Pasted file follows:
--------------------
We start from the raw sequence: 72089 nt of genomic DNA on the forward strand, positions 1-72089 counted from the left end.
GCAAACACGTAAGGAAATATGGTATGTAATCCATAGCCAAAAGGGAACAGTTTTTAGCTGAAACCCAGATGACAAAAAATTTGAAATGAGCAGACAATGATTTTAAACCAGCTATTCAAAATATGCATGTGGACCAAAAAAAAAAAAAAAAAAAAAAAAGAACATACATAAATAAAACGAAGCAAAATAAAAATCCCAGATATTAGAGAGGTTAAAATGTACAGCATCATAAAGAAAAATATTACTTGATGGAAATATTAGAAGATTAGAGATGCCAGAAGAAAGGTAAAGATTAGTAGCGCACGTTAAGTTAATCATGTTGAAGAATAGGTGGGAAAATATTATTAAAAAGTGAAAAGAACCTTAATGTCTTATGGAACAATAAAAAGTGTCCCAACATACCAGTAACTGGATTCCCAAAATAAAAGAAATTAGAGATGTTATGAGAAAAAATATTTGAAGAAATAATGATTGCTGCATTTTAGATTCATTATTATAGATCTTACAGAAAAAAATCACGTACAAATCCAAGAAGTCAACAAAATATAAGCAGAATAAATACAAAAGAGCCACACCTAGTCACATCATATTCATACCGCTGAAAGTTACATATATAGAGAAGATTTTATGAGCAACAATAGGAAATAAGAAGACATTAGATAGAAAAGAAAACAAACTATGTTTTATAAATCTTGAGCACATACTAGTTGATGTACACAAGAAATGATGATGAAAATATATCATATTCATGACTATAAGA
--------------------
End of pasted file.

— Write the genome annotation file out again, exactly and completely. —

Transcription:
We start from the raw sequence: 72089 nt of genomic DNA on the forward strand, positions 1-72089 counted from the left end.
GCAAACACGTAAGGAAATATGGTATGTAATCCATAGCCAAAAGGGAACAGTTTTTAGCTGAAACCCAGATGACAAAAAATTTGAAATGAGCAGACAATGATTTTAAACCAGCTATTCAAAATATGCATGTGGACCAAAAAAAAAAAAAAAAAAAAAAAAGAACATACATAAATAAAACGAAGCAAAATAAAAATCCCAGATATTAGAGAGGTTAAAATGTACAGCATCATAAAGAAAAATATTACTTGATGGAAATATTAGAAGATTAGAGATGCCAGAAGAAAGGTAAAGATTAGTAGCGCACGTTAAGTTAATCATGTTGAAGAATAGGTGGGAAAATATTATTAAAAAGTGAAAAGAACCTTAATGTCTTATGGAACAATAAAAAGTGTCCCAACATACCAGTAACTGGATTCCCAAAATAAAAGAAATTAGAGATGTTATGAGAAAAAATATTTGAAGAAATAATGATTGCTGCATTTTAGATTCATTATTATAGATCTTACAGAAAAAAATCACGTACAAATCCAAGAAGTCAACAAAATATAAGCAGAATAAATACAAAAGAGCCACACCTAGTCACATCATATTCATACCGCTGAAAGTTACATATATAGAGAAGATTTTATGAGCAACAATAGGAAATAAGAAGACATTAGATAGAAAAGAAAACAAACTATGTTTTATAAATCTTGAGCACATACTAGTTGATGTACACAAGAAATGATGATGAAAATATATCATATTCATGACTATAAGA